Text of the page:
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ARS Home » Midwest Area » West Lafayette, Indiana » Livestock Behavior Research » Research » Publications at this Location » Publication #270856

Title: Effects on selective serotonin antagonism on central neurotransmission

item Dennis, Rachel
item Cheng, Heng Wei

Submitted to: Poultry Science
Publication Type: Peer Reviewed Journal
Publication Acceptance Date: 12/18/2011
Publication Date: 4/1/2012
Citation: Dennis, R.L., Cheng, H. 2012. Effects on selective serotonin antagonism on central neurotransmission. Poultry Science. 9(4) 817-822.

Interpretive Summary: Serotonin is a primary neurotransmitter regulating aggression and impulsive behaviors. The present study investigates the effects of two different pharmaceutical agents (selective receptor antagonists) on brain neurotransmitter concentration in hens of two distinct genetic strains. Here we found that biochemical changes occur in the brain of hens used following treatment with rceptor antagonist. We also found that the biochemical profile change is greatly dependent on genetic strain. The present study shows evidence of genetic differences in serotonin regulation in the present strains. The data from the present study can be used by farmers in breeding farm animals to reduce abnormal behaviors and other scientists when planning and conducting their studies.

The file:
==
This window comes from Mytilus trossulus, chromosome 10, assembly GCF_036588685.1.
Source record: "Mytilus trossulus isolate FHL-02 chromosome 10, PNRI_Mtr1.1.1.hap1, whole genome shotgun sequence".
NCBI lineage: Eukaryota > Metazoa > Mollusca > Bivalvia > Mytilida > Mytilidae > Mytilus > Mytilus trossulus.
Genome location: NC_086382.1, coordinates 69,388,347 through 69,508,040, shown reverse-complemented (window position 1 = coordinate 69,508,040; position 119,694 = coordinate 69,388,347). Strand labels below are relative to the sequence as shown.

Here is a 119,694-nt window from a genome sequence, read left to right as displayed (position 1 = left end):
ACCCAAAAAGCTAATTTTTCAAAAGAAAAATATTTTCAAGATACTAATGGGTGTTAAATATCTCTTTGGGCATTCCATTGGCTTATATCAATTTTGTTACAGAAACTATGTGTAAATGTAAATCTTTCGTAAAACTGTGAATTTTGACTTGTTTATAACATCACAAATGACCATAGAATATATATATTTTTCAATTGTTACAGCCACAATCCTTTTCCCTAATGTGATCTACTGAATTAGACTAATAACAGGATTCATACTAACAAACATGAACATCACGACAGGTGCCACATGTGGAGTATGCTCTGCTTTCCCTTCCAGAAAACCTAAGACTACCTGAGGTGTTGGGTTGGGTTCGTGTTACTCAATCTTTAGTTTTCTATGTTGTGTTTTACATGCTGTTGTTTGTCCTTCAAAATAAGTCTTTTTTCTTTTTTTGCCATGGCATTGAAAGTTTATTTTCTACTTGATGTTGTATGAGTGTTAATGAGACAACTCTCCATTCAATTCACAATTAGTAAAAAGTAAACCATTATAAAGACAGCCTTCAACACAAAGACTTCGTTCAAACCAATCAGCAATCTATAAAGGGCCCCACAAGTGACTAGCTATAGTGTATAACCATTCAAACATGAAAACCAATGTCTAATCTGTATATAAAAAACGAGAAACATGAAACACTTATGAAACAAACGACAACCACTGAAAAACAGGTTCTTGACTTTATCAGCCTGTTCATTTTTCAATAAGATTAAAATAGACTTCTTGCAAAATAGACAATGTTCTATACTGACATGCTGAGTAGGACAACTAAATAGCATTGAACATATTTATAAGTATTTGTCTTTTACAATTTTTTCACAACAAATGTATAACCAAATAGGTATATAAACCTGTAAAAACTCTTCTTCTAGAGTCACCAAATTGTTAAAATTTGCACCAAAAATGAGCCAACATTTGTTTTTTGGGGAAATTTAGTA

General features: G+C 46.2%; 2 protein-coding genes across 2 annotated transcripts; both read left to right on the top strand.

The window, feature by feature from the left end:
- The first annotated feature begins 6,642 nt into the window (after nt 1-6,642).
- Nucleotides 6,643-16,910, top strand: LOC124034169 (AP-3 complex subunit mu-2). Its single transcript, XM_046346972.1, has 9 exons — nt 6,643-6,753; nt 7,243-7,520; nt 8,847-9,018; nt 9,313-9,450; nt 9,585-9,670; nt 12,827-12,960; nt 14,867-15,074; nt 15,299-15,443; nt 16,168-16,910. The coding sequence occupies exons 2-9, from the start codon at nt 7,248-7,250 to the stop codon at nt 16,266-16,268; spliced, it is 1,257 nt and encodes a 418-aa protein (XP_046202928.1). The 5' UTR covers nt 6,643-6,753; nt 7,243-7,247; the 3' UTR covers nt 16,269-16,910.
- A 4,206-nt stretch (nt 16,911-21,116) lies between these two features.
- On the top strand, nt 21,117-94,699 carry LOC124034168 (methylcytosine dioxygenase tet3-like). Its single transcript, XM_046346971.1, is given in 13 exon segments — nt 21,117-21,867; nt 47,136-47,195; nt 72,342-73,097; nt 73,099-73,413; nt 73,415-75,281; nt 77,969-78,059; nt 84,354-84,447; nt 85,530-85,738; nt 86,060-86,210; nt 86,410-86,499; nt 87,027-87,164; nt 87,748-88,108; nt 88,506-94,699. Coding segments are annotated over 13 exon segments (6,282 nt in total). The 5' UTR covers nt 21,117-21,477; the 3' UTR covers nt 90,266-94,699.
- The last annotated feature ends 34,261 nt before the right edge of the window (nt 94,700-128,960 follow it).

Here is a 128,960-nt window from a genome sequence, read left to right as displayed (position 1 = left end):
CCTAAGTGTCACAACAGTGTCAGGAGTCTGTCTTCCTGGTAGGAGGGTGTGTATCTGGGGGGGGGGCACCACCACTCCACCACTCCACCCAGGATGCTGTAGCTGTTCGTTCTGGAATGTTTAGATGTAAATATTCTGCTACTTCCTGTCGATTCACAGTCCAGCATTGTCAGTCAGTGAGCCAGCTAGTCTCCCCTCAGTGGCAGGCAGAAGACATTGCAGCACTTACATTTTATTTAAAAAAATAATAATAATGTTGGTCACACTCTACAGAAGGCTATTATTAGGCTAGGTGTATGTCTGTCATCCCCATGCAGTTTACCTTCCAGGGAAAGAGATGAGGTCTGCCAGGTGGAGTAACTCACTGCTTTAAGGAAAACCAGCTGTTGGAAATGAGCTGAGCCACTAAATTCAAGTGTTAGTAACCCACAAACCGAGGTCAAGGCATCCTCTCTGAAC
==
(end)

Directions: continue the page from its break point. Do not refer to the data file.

Technical Abstract: Aggression and cannibalism in laying hens can differ in intensity and degree due to many factors, including genetics. Behavioral analysis of DeKalb XL (DXL) and high group productivity and survivability (HGPS) strains revealed high and low aggressiveness, respectively. However, the exact genetic mechanisms mediating aggressiveness are currently unknown. Previous analysis of serotonin (5-HT) mediation of aggression in subordinate birds of these strains revealed increases in aggression in DXL birds following antagonism of the 5-HT1A receptor and in HGPS birds following antagonism of the 5-HT1B receptor. Here we investigate the different neurotransmitter response in the hypothalamus and raphe nucleus mediating these aggressive responses to receptor antagonism. Elevated aggressive response to 5-HT1B antagonism by HGPS birds was also accompanied by a decrease in raphe nucleus dopamine (DA) and increase in DA turnover. Increased aggressiveness in DXL birds coincided with a reduction in raphe nucleus 5-HT turnover (as indicated by 5-Hydroxyindoleacetic acid (5-HIAA) levels) following 5-HT1A antagonism, compared to 5-HT1B antagonized birds. A similar reduction was seen in HGPS birds treated with 5-HT1A antagonist; however, these birds exhibited no change in aggressive behaviors. Our data show evidence of different heritable mechanisms of neurotransmitter regulation of aggressive response.